Bloody, gory violence slashes to silver screen in ‘Repo Men’
In the film “Repo Men,” they paint a sci-fi portrait of a future world where you can prolong your life by buying body parts from The Union, the monolith company that sells artificial organs. The Union can sell you anything from eyes to hearts.
But there is a dark side to this operation. If you cannot pay for your body parts, bounty hunter-like men find you and surgically remove the body parts that you owe The Union.
They call themselves Repo Men, and they have to take these body parts by brutal force. This is because when people lose these body parts, it often is a death sentence.
We follow the life of Remy (Jude Law), one of these repo men. In the beginning of the film, he does his job without much feeling. He does his job with his best friend Jake, who is played by Forest Whitaker, who has no reserves in his job. He even takes glee in the sob stories that his victims tell. But several dramatic events happen that begin to show Remy what it’s like to be the one who fears the Repo Men.
The most striking thing about this film is the violence and the extraordinary amount of blood. You see Remy and Jake repossess the organs in graphic detail. There are also many other scenes that have an equal amount of blood. The film also has several action scenes that are very violent. At the beginning of the film, this is shocking and effective in showing the brutality of the repossessions. Yet every time they show this graphic violence and blood, it loses its effectiveness. By the end of the film, it seems dull and it doesn’t have the same effect.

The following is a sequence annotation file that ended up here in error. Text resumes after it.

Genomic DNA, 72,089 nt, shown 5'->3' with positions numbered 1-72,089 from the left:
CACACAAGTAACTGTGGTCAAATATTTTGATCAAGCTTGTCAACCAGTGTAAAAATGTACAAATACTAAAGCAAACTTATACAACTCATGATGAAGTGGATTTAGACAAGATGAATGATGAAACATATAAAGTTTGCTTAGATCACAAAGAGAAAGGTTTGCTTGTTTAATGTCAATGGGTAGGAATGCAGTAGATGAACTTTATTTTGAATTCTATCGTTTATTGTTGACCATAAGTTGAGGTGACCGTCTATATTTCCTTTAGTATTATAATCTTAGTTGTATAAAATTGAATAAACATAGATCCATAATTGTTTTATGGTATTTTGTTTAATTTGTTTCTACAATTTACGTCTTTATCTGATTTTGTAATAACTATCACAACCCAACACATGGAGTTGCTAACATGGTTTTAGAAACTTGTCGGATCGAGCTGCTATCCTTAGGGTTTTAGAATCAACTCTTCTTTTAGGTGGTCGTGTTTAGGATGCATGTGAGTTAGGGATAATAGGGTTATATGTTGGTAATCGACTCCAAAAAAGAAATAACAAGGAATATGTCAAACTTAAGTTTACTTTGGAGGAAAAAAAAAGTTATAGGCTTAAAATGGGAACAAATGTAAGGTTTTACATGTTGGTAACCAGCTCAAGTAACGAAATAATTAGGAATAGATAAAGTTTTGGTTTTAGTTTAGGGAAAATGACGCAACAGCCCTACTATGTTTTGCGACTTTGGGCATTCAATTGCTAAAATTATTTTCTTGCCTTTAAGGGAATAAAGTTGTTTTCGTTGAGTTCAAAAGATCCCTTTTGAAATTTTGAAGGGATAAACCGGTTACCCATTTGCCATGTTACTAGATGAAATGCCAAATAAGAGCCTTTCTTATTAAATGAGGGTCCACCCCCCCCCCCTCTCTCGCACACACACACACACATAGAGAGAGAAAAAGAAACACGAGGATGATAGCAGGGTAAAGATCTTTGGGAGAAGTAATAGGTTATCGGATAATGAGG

My favorite aspect of the film is seeing the filmmaker’s vision of the future. I like seeing how the filmmaker creates a world he sees in his head. I like seeing every prop and costume that creates the worlds and how the future is stylized with things like color giving the setting a particular mood.
The writing and plot is OK. The concept of the film is interesting, and it keeps your interest through the film. The thing that hurts the film is the cliched nature of the writing. The film hits all the expected notes. You know when Remy sees a women singing in a nightclub, she will be a love interest. These are many examples of such obvious developments. The ending is the type of ending that will be great for some, and a horrible trick for others. I think it matches the fairly predictable nature of the film.
Law and Whitaker both do an excellent job with their roles. Law does a great job of showing Remy’s changing view of The Union and what they do. Whitaker plays Jake with the quality you would expect from him. Jake is angry at Remy for his changing worldview. Whitaker plays this rage perfectly and even gives a great monologue about why their jobs are important.
The entire supporting cast does a fine acting job with furthering the plot. The most notable being Alice Braga, the love interest, and Liev Schreiber, who plays a manager at The Union. All this great acting keeps the film entertaining and smoothes over the weaknesses in the story.